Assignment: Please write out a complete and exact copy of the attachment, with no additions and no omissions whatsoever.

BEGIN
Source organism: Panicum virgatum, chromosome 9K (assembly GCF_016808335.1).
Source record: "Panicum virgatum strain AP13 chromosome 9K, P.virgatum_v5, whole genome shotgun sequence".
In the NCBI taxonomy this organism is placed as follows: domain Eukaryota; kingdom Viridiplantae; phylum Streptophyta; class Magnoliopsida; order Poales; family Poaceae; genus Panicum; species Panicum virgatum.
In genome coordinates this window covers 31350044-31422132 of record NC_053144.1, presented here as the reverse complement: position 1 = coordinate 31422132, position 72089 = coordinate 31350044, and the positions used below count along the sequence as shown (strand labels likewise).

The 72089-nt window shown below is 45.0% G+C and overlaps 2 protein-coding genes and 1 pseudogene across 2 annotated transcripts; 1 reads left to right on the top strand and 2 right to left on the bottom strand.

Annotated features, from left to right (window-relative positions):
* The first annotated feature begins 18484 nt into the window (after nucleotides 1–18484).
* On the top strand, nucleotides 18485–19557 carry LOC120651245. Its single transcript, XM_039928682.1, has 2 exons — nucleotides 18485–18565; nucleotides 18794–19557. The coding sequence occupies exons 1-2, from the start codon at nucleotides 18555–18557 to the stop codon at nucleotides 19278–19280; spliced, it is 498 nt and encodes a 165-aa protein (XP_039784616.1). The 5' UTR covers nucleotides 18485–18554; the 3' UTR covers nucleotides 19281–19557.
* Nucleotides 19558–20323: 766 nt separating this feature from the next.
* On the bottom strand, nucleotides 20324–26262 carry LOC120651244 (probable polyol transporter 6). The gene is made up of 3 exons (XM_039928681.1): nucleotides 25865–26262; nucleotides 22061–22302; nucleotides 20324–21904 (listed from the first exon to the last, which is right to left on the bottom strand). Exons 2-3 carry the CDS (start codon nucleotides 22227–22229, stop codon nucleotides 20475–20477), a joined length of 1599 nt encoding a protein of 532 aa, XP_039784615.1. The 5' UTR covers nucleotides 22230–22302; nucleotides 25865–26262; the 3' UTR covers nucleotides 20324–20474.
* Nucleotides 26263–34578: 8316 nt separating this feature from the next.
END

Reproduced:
Source organism: Panicum virgatum, chromosome 9K (assembly GCF_016808335.1).
Source record: "Panicum virgatum strain AP13 chromosome 9K, P.virgatum_v5, whole genome shotgun sequence".
In the NCBI taxonomy this organism is placed as follows: domain Eukaryota; kingdom Viridiplantae; phylum Streptophyta; class Magnoliopsida; order Poales; family Poaceae; genus Panicum; species Panicum virgatum.
In genome coordinates this window covers 31350044-31422132 of record NC_053144.1, presented here as the reverse complement: position 1 = coordinate 31422132, position 72089 = coordinate 31350044, and the positions used below count along the sequence as shown (strand labels likewise).

The 72089-nt window shown below is 45.0% G+C and overlaps 2 protein-coding genes and 1 pseudogene across 2 annotated transcripts; 1 reads left to right on the top strand and 2 right to left on the bottom strand.

Annotated features, from left to right (window-relative positions):
* The first annotated feature begins 18484 nt into the window (after nucleotides 1–18484).
* On the top strand, nucleotides 18485–19557 carry LOC120651245. Its single transcript, XM_039928682.1, has 2 exons — nucleotides 18485–18565; nucleotides 18794–19557. The coding sequence occupies exons 1-2, from the start codon at nucleotides 18555–18557 to the stop codon at nucleotides 19278–19280; spliced, it is 498 nt and encodes a 165-aa protein (XP_039784616.1). The 5' UTR covers nucleotides 18485–18554; the 3' UTR covers nucleotides 19281–19557.
* Nucleotides 19558–20323: 766 nt separating this feature from the next.
* On the bottom strand, nucleotides 20324–26262 carry LOC120651244 (probable polyol transporter 6). The gene is made up of 3 exons (XM_039928681.1): nucleotides 25865–26262; nucleotides 22061–22302; nucleotides 20324–21904 (listed from the first exon to the last, which is right to left on the bottom strand). Exons 2-3 carry the CDS (start codon nucleotides 22227–22229, stop codon nucleotides 20475–20477), a joined length of 1599 nt encoding a protein of 532 aa, XP_039784615.1. The 5' UTR covers nucleotides 22230–22302; nucleotides 25865–26262; the 3' UTR covers nucleotides 20324–20474.
* Nucleotides 26263–34578: 8316 nt separating this feature from the next.